Skip to content

R&V At the Movies: We Feed People

National Geographic

For me, there is something deeply satisfying about preparing a meal for people. It brings me so much joy to make something delicious and gather around the table with friends, family, or neighbors, raising a glass, a blessing, and many laughs over rich conversation and a full plate. These meals are life-giving in the most literal and figurative ways. 

Now, imagine that everything you have has been swept away by flood, earthquake, hurricane, or fire. When the very basics of survival are not available to you, a simple meal and a smiling face can mean the difference between hope and despair, life and death. Chef José Andrés understands the importance and power of a well-prepared meal, delivered into the heart of a crisis.

We Feed People: What to Expect

Available from National Geographic on Disney+, the 2022 We Feed People documentary highlights the journey of renowned Chef José Andrés and the rise of his nonprofit World Central Kitchen over a 12-year timespan, beginning in the wake of the Haitian earthquake in January 2010. The film captures Andrés’ background growing up in Spain and learning to cook from his parents in their kitchen, followed by their eventual immigration. Known as a revolutionary chef who likely introduced Spanish small plates to America, Andrés rose on the tide with other chefs to become a celebrity of cooking, which turned him into a brand all of his own.

Soon, though, his career as a chef would take an unusual and inspiring turn.

“When you receive a call, you never know when it will arrive,” said Andrés. When the Haiti earthquake happened, “I was on vacation in the Cayman Islands and felt so close and so far. I went to Haiti to see and to learn.” 

Andrés gathered together others and began to do what he felt was necessary to get people fed, and World Central Kitchen was born.

World Central Kitchen volunteers prepare food inside building that lost its roof to a hurricane. Image: National Geographic/Clara Wetzel 

He learned a central idea from cooking alongside the Haitian women: “You have to respect people. Food is about community,” Andrés remarks. The team learned quickly to listen to the locals and prepare food the way they like it, “and not the way some white savior thinks it should be cooked.”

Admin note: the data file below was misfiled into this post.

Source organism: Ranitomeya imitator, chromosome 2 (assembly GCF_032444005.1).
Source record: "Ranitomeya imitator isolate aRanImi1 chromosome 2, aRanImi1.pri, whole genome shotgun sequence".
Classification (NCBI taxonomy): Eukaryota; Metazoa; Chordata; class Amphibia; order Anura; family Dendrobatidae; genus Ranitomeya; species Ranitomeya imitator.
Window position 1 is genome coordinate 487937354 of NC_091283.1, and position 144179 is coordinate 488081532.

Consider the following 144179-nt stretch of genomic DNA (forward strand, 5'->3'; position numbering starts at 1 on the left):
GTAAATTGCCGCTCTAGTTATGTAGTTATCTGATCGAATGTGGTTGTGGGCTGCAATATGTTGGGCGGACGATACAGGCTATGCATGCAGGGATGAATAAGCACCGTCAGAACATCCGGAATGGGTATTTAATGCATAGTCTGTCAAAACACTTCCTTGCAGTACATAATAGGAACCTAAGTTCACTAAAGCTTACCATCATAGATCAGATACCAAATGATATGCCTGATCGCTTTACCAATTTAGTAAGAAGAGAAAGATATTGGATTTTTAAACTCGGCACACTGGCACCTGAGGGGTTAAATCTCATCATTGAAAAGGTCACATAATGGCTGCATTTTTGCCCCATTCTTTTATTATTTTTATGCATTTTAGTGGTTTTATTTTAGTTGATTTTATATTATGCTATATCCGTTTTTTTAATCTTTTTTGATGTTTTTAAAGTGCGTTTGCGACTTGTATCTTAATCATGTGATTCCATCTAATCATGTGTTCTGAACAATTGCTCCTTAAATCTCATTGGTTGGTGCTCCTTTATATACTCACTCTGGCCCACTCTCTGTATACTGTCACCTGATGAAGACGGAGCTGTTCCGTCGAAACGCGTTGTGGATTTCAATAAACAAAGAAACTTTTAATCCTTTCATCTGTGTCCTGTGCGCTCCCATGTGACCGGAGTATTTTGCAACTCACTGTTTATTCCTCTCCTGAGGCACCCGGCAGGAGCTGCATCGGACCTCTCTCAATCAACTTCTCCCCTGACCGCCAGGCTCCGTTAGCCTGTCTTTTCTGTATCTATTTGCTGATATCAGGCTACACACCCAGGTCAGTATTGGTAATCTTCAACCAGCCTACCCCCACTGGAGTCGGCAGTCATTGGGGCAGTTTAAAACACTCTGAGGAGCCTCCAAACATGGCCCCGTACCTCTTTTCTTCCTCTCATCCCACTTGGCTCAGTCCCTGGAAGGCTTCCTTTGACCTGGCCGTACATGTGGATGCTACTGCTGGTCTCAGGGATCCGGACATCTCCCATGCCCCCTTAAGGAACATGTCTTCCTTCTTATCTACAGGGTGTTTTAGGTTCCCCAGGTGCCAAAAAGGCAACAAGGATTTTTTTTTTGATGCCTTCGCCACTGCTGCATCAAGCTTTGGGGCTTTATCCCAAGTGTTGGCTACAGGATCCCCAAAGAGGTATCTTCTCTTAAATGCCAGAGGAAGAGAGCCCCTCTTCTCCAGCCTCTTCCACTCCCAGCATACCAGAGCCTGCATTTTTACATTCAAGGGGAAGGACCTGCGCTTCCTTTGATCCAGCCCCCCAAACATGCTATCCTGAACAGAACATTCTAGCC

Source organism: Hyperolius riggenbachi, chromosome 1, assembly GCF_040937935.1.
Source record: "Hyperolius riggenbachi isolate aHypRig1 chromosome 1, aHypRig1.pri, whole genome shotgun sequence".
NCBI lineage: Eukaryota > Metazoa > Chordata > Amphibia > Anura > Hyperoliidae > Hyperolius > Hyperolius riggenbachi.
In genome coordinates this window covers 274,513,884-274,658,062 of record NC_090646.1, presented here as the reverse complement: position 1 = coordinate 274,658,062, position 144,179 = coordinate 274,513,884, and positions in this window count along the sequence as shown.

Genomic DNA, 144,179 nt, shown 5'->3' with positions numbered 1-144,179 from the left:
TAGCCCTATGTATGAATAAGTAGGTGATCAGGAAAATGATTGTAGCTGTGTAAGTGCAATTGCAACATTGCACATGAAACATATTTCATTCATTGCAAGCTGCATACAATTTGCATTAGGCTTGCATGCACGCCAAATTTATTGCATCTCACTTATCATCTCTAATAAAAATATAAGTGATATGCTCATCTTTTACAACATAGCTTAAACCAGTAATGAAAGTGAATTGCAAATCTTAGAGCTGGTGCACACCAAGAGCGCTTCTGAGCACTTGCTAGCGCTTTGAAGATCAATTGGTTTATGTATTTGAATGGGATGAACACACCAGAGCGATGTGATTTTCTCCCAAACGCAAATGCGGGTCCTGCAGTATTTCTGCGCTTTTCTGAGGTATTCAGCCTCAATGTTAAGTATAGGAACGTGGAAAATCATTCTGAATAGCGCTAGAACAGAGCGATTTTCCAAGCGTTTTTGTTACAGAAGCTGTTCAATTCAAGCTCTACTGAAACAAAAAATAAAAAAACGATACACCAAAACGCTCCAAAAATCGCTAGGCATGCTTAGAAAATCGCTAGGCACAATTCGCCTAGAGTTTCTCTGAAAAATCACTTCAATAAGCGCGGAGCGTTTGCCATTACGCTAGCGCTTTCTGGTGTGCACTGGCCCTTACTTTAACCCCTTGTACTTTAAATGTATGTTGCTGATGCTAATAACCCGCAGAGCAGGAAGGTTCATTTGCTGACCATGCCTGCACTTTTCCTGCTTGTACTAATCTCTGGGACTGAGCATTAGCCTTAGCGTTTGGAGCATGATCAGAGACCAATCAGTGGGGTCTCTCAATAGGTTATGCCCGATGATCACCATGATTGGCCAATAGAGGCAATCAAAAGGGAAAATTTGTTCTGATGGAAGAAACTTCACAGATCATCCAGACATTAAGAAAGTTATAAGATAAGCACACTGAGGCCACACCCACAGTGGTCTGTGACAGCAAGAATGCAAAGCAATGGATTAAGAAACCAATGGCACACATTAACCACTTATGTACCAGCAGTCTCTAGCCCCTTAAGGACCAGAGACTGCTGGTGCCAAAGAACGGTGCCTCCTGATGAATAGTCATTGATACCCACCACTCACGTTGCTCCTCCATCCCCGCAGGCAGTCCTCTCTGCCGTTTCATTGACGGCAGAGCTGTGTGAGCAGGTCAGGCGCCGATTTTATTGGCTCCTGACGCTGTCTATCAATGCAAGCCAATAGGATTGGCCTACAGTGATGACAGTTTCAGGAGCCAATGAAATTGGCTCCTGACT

Led by Andrés, World Central Kitchen has revolutionized the way food is served to people in disasters. The team has advised senators and presidents and served meals all around the globe during the last 12 years, evolving out of a scrappy make-it-happen attitude into a well-oiled machine prepared to enter the world’s most despairing crises to deliver hope.

“I wanted to create an organization that will be able to respond to events that disturb the lives of people,” said Andrés. “We are here with a simple mission: To make sure food is an agent of change.”

Finding the Love: Faithifying Your Viewing

The church loves to talk about being the hands and feet of Jesus. We are called to be the body of Christ, to move that body the way Jesus moved his when he walked in flesh and blood upon the land. The miracles and ministry Jesus performed were hands-on connections, from the famous Feeding of the 5,000 to Jesus’ instructions to Peter to “feed my sheep.” 

My tendency is to over-spiritualize this call from Jesus. Sure, he fed people. Sure, he washed feet. Sure, he called us to do the same as him, but it’s a metaphor for service, a metaphor for having a humble heart… isn’t it?

Where will I be standing, though, when the King gathers all his sheep and goats at the end of the ages? 

In Matthew 25, Jesus told his disciples, “Then the King will say to those on his right, ‘Come, you who are blessed by my Father; take your inheritance, the kingdom prepared for you since the creation of the world. For I was hungry and you gave me something to eat, I was thirsty and you gave me something to drink, I was a stranger and you invited me in, I needed clothes and you clothed me, I was sick and you looked after me, I was in prison and you came to visit me’” (Matthew 25:34-36 NIV).

Jesus said that the righteous won’t even realize they were caring for Jesus, but “Truly I tell you, whatever you did for one of the least of these brothers and sisters of mine, you did for me”

Matthew 25:40 NIV

How much of my time is spent thinking about doing these things, and how much of my time is spent actually doing these things? I think a lot about how I ought to walk like Jesus. I read a lot about the Christian life. I write a lot about the Bible and faith and prayer and what I ought to do, but what am I doing, really?

His message isn’t complicated. Feed the hungry. Give water to the thirsty. Be hospitable to strangers. Give clothes to those who need them. Care for the sick. Visit the inmates. Treat people like people, like the very image bearers God calls them in the first chapters of the Bible, like they have the breath of God breathed into them just like you, just like Jesus did throughout his earthly ministry, adjusting millennia of wandering and wondering what God really wants from his people and setting the path for the people of God to follow here forward. 

That is the God we worship, the footwashing, mouth feeding, healing and helping friend to the neighbor, stranger, and prisoner, and that is God’s call for me and you: to walk the walk of these simple instructions, to remind each other of the million different ways we can show God’s love to each other.

Even, and maybe especially, through bowls of rice and beans.

Share on Social

Back To Top